Things became so bad recently that Connecticut's top federal trial judge felt compelled to send an SOS.
Chief U.S. District Judge Alvin W. Thompson of the District of Connecticut asked colleagues from other states to lend a hand with civil cases when a shortage of judges threatened the ability of his court to deliver justice.
The situation is not as dire in the Northern District of Illinois.
But Chief U.S. District Judge James F. Holderman said four vacancies on the Chicago-based federal trial bench forced the judges currently serving on the court to take on more work.
"Each of the judges has to carry that much more of the full caseload that we have," Holderman said.
One of the court's 22 authorized judgeships opened up when Wayne R. Andersen retired from the bench, another when William J. Hibbler died and two more when Joan B. Gottschall and Joan H. Lefkow took senior status.
In May, President Barack Obama nominated attorney Thomas M. Durkin of Mayer, Brown LLP to succeed Andersen. But the full U.S. Senate has not yet voted on Durkin's nomination.
And Holderman said it was unlikely anyone would be tapped soon to fill the remaining openings despite the efforts of U.S. Sens. Richard J. Durbin, D-Ill., and Mark Steven Kirk, R-Ill., to select nominees.
"I know the senators are working diligently to review candidates, but I don't expect any nominations until after the first of the year," he said.
Observers do not expect other vacancies on the federal district and territorial courts across the country to be filled any time soon either.
Figures from the Administrative Office of the U.S. Courts show that 62 of the 677 authorized judgeships on the federal trial courts were vacant as of today.
But the Congressional Research Service (CRS) reported last month that the length of time between the nomination and confirmation of "uncontroversial" nominees to the federal bench has been increasing over the past 21 years.
The average waiting time for uncontroversial nominees to the trial courts rose from 69.9 days during the administration of President Ronald Reagan to 204.8 days during the Obama administration.
CRS, the public policy research arm of Congress, said a number of factors exist behind the increase in waiting times.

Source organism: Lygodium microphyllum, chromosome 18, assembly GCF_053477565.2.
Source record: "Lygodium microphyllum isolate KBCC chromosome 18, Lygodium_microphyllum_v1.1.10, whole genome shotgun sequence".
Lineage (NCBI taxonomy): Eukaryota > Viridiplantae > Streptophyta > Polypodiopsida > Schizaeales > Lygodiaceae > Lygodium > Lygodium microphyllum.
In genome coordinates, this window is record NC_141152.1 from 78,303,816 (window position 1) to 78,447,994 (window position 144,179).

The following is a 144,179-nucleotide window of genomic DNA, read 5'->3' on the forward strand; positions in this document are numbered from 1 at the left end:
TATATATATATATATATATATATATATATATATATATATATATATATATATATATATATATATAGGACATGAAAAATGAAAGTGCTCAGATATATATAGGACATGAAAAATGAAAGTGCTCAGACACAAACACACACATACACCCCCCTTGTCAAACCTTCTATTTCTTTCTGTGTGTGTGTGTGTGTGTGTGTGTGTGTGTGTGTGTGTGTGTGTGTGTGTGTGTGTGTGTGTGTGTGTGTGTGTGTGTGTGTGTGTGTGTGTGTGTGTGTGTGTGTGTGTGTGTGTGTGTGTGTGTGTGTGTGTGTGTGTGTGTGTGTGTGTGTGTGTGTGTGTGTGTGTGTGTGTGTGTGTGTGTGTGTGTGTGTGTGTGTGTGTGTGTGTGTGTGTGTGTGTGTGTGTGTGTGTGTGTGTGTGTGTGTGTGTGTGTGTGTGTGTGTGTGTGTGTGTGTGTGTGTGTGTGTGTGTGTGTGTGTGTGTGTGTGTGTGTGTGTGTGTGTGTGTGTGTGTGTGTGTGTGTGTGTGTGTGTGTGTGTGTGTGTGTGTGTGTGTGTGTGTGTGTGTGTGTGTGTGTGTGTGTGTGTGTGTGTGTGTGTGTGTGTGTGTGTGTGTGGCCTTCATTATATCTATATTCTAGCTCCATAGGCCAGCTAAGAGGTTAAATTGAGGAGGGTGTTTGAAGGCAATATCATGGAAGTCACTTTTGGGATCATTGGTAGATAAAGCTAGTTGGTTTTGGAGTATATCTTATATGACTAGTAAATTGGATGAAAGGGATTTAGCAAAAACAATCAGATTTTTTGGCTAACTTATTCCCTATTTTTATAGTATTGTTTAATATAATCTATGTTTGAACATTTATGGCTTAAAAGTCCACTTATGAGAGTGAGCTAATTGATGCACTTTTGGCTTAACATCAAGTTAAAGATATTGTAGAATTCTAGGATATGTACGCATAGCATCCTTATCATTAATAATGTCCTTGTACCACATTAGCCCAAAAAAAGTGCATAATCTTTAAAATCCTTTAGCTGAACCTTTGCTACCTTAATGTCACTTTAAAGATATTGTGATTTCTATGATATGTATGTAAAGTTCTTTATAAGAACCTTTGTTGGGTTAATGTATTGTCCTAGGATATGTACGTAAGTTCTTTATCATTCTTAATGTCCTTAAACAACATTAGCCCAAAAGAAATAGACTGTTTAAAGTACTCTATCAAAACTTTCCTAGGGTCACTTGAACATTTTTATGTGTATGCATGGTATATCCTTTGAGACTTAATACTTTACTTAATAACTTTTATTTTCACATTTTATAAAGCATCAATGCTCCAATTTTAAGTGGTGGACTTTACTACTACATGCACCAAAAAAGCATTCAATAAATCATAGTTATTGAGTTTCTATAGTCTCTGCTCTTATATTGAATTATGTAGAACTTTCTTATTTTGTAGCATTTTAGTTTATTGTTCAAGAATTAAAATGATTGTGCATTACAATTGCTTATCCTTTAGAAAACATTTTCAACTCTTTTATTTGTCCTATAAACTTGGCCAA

Those factors include "ideological differences between the president and senators" and delays in conducting hearings before the U.S. Senate Judiciary Committee caused by scheduling practices or by holds placed on nominations, CRS said.
Attorney Steven M. Puiszis of Hinshaw & Culbertson LLP said another factor that lengthens the confirmation process is the enormous amount of information available on the Internet nowadays.
Senators who do not serve on the Judiciary Committee search out that information "so they can explain to their constituents why they voted in favor of or against a nominee should it become a campaign issue," Puiszis said.
He said a growing polarization between the two major political parties also plays a part in delays in confirming judicial nominees.
These delays harm the justice system, said Puiszis, the editor of "Without Fear or Favor in 2011," a report on judicial independence issued by DRI—The Voice of the Defense Bar.
He said fewer judges means that those remaining on the trial courts must handle more cases.
And because criminal cases have priority, it takes longer for litigants in civil matters to get rulings on "potentially dispositive motions" Puiszis said.
He said a more serious problem is the effect partisan squabbling has on the public's view of the courts.
Those battles contribute to the perception that judges are "politicians in black robes," Puiszis said.
Adam Skaggs, a senior counsel at the Brennan Center for Justice in New York, said both the White House and the Senate can help remedy the situation.
"I think the administration needs to promptly nominate qualified individuals to every vacancy, but, more importantly, the Senate rules that are being used to delay votes need to be seriously looked at," he said.
Skaggs said it was important to make these moves.
"The work of the federal courts is vital to the health of the democracy and when staffing the bench becomes a political football, it does real damage to the country," he said.